Mr. Brainwash has become a name not many like to speak in contemporary art circles. Much like Voldermort of Harry Potter fame, when mentioned people avert their eyes and change topics altogether. It was during Art Basel 2011 that the infamous “Exit through the Gift Shop” Frenchman again set his scopes on Miami and set up shop in the same Collin’s Ave. location.

This year the show was better organized, and seemed to have more overall planning than the 2010 exhibition. Again, much of the work was a cultural mishmash of pop imagery and cultural iconography, with splatters of paint over every square inch.

Online many complaints read, “I’d like him more if he actually produced the work he contrives” or “please, no more spray paint cans”, but Brainwash moves forward like an unstoppable train destined for greatness, and no one will stop him. Even my own personal perspectives (based on my review from last year) have changed in regards to the man. Today I realize that Thierry Guetta is perhaps the art worlds greatest performance artist. Is it all an act? Yes and no, but a performance it truly is.

For those of you still wondering if this is all still a Banksy prank, Mr. Brainwash most definitely is not. In fact, many numerous undisclosed sources have revealed that “Exit Through the Gift Shop” was more about reclaiming footage, than a movie about street art. As word goes, Thierry indeed had shot hundreds of hours of street artists at work, including Shepard Fairey and Banksy in their early commercial days. When Banksy and Fairey attempted to reclaim the footage, they ran into a roadblock…namely Thierry himself. It was then that both realized the only way they’d attain the footage of themselves at work, was to tell Thierry they’d make the movie about him. Whether this is art world gossip, or the real deal, there is more than one camp repeating this story.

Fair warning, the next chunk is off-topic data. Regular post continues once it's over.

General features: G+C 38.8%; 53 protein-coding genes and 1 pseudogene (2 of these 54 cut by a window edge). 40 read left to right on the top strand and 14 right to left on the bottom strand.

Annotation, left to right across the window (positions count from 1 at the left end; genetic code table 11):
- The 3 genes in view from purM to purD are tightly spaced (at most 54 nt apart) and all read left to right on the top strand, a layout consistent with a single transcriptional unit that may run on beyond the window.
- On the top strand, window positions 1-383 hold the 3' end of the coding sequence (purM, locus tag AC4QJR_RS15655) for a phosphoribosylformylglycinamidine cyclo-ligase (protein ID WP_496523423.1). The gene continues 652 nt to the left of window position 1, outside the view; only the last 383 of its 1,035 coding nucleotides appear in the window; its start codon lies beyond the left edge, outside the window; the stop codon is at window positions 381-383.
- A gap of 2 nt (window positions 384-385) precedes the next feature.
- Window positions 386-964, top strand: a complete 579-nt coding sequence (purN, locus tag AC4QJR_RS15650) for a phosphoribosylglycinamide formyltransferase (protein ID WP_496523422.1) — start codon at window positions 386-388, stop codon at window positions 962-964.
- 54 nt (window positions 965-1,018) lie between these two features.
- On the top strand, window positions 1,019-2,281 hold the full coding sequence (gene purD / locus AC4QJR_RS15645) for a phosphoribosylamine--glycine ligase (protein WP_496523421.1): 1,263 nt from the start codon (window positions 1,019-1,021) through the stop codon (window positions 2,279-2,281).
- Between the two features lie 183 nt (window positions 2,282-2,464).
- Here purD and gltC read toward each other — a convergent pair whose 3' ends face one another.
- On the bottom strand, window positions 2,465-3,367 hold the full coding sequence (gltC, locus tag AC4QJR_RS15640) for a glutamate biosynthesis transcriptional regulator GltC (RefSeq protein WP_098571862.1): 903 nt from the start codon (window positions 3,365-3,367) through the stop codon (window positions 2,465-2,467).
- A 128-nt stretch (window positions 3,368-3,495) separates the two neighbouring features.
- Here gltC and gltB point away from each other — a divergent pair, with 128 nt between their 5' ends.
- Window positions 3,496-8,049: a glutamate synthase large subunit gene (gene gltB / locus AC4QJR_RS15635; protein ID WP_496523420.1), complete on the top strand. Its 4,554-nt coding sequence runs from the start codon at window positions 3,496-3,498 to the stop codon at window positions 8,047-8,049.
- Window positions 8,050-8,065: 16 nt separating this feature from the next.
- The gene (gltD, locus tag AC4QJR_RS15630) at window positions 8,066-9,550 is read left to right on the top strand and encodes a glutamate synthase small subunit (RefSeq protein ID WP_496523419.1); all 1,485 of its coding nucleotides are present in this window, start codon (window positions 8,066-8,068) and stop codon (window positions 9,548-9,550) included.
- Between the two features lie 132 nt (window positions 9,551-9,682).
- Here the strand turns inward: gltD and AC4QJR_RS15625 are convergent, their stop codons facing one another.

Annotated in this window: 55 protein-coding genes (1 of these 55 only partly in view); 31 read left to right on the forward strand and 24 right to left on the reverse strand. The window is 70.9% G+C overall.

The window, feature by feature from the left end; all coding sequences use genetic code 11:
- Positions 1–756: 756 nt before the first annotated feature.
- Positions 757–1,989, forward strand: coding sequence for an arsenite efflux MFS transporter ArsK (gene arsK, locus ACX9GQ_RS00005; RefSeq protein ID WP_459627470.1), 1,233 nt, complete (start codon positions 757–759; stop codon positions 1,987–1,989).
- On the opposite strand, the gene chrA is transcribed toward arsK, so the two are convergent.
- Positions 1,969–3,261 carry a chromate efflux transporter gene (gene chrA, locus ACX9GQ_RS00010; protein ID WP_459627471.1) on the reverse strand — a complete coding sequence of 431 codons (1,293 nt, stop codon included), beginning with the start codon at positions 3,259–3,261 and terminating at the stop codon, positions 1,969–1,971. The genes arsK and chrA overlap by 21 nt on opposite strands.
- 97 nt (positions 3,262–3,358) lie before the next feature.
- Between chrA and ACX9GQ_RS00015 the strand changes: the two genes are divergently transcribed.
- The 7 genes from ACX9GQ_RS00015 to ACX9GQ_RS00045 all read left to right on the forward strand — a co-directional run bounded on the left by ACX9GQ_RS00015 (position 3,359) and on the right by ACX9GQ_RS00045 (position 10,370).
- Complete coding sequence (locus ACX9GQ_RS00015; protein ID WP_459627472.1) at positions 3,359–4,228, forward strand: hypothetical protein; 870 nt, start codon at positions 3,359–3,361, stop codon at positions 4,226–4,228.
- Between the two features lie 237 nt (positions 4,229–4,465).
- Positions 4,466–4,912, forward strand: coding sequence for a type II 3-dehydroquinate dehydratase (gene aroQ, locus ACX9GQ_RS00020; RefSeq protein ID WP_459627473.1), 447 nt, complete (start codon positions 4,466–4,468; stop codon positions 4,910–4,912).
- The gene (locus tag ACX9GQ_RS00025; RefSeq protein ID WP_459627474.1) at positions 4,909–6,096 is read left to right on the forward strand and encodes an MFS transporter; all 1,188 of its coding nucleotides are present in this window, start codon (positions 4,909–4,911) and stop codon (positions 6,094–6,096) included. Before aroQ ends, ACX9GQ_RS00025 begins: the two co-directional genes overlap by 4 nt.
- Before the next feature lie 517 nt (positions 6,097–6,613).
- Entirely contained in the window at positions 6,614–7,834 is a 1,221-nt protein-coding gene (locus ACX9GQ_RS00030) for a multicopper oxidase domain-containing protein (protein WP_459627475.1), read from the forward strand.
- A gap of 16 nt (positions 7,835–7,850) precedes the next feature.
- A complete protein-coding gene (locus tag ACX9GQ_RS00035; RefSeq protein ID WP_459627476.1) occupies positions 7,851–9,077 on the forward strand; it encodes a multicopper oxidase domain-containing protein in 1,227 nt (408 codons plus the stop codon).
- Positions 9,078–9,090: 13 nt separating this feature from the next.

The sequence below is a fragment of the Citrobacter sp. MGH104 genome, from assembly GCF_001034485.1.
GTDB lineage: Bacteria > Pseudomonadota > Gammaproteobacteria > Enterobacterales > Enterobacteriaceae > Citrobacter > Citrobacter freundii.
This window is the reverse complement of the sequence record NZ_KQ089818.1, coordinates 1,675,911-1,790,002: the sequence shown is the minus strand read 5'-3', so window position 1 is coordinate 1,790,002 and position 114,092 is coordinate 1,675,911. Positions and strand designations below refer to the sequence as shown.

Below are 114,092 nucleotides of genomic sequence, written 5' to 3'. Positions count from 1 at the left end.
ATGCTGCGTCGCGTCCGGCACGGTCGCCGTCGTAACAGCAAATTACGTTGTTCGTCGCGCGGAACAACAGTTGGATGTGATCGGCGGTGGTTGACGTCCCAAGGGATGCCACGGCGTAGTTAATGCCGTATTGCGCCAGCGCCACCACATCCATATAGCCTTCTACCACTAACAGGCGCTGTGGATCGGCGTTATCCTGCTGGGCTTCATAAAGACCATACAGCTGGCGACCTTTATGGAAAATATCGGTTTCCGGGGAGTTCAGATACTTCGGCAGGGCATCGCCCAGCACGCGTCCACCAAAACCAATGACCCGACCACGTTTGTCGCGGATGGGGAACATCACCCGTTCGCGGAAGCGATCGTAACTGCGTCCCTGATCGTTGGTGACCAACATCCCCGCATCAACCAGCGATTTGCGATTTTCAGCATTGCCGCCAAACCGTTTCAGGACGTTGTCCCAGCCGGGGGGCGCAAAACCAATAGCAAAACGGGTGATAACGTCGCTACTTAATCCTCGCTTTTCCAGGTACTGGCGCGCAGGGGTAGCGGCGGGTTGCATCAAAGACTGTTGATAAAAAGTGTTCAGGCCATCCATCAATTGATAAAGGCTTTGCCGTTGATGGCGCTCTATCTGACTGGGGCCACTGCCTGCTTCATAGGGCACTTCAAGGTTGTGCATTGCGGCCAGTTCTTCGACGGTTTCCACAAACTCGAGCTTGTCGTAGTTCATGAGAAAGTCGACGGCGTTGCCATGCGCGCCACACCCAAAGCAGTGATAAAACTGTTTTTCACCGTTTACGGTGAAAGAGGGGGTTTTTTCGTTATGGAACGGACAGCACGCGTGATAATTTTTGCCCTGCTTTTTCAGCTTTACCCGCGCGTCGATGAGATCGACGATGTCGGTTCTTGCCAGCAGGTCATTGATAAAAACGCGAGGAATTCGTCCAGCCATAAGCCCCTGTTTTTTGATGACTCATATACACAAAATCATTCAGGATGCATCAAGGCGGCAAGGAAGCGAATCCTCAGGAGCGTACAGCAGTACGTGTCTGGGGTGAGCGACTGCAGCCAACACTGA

Additionally, it has also been revealed though various sources that Thierry was a fledging artist during the 1980’s and that some of his concepts (used today) are from that time. Leading one to conclude that although Thierry may not produce the work he presents, he most definitely has the mind of an artist, and that his start may have been earlier than reported.

Why doesn’t Guetta reveal this? It would actually validate his work in some small way within an art community that chastises his every move. Many well known artists often oversee the work they produce, most notably Jeff Koons, so why does Brainwash remain silent?

The answer can be found in plexiglass case that holds Guetta’s hat and glasses in the Miami exhibition. Reminiscent of what one would expect from an traveling museum retrospective on Michael Jackson, this simple display shows that Mr. Brainwash is a force to be reckoned with, an artist above all others, maybe even an pop icon. It’s easy to call him out as a fraud, but Picasso and Dali often sold themselves this way… so why not Brainwash.

It has become clear the artist knows what he’s doing.

It is the goal of Thierry to hold the appearance that he is an upstart, who flips his finger towards the upturned noses and disapproving stares of the art world. Most street and pop artists aim to do this very thing, but rarely have the confidence and showmanship to take it all the way. Mr. Brainwash on the other hand, plays all cards at once.

And why not? Maybe in a world that takes things too seriously we need an artist to remind us that in the end, art is often no more than pictures. A classic work is no more than paint on canvas. To remind us that of our own mortality, the limited life of the art we cherish, and that nothing lasts forever. Thierry seems to push the tenants of love, hope, peace, joy, laughter, love… always stopping for a picture, and to sign an autograph.

Maybe this is all far more clever than at first glance, and Mr. Brainwash is art after all.

– written and photographed by Michael Cuffe for Warholian

For more on Mr. Brainwash, visit his site here:

To watch a 7 minute walking tour of the 2011 exhibition, hit play below: